After supporting sexual and gender minorities in Philly for the last four decades, the William Way LGBT Community Center is looking to reinvent itself and focus some attention on its aging headquarters.
Recently, William Way partnered with the Community Design Collaborative to enlist the pro bono help of seven local designers. Their goal was to come up with a conceptual design of the center’s headquarters at 1315 Spruce Street that included an expansion and a stronger connection with the building and the street, all while keeping its historic integrity intact.
The 4-story center is located within a corner building that was originally built between 1844-1848 as a series of residential rowhomes. Beginning in the early 1900s, it enjoyed a few decades as the Engineers’ Club, undergoing multiple renovations that ultimately combined two properties into one. The William Way LGBT Community Center purchased the property in 1996.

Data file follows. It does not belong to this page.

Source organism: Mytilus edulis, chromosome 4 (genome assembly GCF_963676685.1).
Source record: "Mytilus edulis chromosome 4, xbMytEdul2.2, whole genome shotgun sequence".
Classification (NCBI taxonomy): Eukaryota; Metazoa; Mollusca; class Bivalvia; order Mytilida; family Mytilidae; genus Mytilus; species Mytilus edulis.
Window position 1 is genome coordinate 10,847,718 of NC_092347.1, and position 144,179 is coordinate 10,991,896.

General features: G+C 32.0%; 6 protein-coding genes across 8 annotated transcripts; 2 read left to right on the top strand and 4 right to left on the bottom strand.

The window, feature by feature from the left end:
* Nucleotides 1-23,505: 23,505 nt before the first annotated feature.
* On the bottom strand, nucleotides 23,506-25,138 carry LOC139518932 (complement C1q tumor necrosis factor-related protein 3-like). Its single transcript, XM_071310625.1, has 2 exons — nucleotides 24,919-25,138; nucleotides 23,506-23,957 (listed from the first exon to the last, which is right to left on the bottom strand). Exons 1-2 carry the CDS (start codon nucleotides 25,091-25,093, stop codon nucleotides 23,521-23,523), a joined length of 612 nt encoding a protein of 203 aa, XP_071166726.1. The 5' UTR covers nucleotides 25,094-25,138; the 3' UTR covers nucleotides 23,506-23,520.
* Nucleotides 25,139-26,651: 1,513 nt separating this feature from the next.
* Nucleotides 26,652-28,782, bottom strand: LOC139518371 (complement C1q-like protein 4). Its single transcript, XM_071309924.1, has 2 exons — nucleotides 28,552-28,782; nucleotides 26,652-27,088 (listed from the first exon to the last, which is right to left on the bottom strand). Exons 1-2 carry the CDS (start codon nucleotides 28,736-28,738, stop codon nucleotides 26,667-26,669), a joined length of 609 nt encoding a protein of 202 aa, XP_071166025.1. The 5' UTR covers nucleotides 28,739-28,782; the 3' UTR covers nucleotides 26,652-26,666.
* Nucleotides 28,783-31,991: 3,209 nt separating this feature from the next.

In an article describing his conceptual design for the center, Vincent DiMaria of KSS Architects wrote that while the center has taken on some simple renovations over the past few years, it ultimately inherited a building that doesn’t allow for much growth. So for their concept, a team of local designers of proposed expanding the building by 40 percent, demolishing the rear wings and putting a 5-story addition in their place.
We’re proposing that the new rear of the building be glazed and open, to provide an inviting connection to the Irving Street alley and a view towards John C. Anderson Apartments — Pennsylvania’s first LGBT-friendly, affordable housing development for people over 62.
It’s just one of more than 20 conceptual designs that were proposed for the center. In an e-mail to Curbed Philly, William Way’s executive director Chris Bartlett said that they’re excited for the opportunity to upgrade the space, but haven’t decided on one design. “Using the fascinating and extensive report, we'll be meeting with stakeholders over the upcoming months to plan our next steps, which will include both further planning and feasibility studies.”
“We're confident that many of the recommended elements in the report will be incorporated into our final plan.”